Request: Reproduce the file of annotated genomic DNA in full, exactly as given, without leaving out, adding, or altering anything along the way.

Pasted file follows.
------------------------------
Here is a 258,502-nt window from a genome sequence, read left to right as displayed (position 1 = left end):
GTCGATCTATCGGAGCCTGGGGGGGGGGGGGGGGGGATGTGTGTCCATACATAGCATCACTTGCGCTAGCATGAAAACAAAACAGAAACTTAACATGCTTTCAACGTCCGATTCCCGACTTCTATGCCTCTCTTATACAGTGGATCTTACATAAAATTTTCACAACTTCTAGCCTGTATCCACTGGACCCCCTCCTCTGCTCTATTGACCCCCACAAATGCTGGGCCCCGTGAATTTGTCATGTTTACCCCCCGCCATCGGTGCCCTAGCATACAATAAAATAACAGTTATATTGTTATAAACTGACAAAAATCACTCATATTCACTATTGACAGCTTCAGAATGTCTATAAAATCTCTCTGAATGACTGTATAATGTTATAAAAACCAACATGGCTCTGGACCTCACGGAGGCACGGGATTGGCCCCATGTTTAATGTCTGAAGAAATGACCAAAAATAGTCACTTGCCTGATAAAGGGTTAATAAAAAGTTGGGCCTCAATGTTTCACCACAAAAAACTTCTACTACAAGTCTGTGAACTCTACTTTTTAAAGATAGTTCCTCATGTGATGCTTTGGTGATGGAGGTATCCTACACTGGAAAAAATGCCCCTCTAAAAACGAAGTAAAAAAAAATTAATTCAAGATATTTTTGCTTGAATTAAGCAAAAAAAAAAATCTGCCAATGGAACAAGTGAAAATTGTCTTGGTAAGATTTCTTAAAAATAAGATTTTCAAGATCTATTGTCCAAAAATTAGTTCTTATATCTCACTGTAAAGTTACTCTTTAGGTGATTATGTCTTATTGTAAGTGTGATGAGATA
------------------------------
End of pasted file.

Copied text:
Here is a 258,502-nt window from a genome sequence, read left to right as displayed (position 1 = left end):
GTCGATCTATCGGAGCCTGGGGGGGGGGGGGGGGGGATGTGTGTCCATACATAGCATCACTTGCGCTAGCATGAAAACAAAACAGAAACTTAACATGCTTTCAACGTCCGATTCCCGACTTCTATGCCTCTCTTATACAGTGGATCTTACATAAAATTTTCACAACTTCTAGCCTGTATCCACTGGACCCCCTCCTCTGCTCTATTGACCCCCACAAATGCTGGGCCCCGTGAATTTGTCATGTTTACCCCCCGCCATCGGTGCCCTAGCATACAATAAAATAACAGTTATATTGTTATAAACTGACAAAAATCACTCATATTCACTATTGACAGCTTCAGAATGTCTATAAAATCTCTCTGAATGACTGTATAATGTTATAAAAACCAACATGGCTCTGGACCTCACGGAGGCACGGGATTGGCCCCATGTTTAATGTCTGAAGAAATGACCAAAAATAGTCACTTGCCTGATAAAGGGTTAATAAAAAGTTGGGCCTCAATGTTTCACCACAAAAAACTTCTACTACAAGTCTGTGAACTCTACTTTTTAAAGATAGTTCCTCATGTGATGCTTTGGTGATGGAGGTATCCTACACTGGAAAAAATGCCCCTCTAAAAACGAAGTAAAAAAAAATTAATTCAAGATATTTTTGCTTGAATTAAGCAAAAAAAAAAATCTGCCAATGGAACAAGTGAAAATTGTCTTGGTAAGATTTCTTAAAAATAAGATTTTCAAGATCTATTGTCCAAAAATTAGTTCTTATATCTCACTGTAAAGTTACTCTTTAGGTGATTATGTCTTATTGTAAGTGTGATGAGATA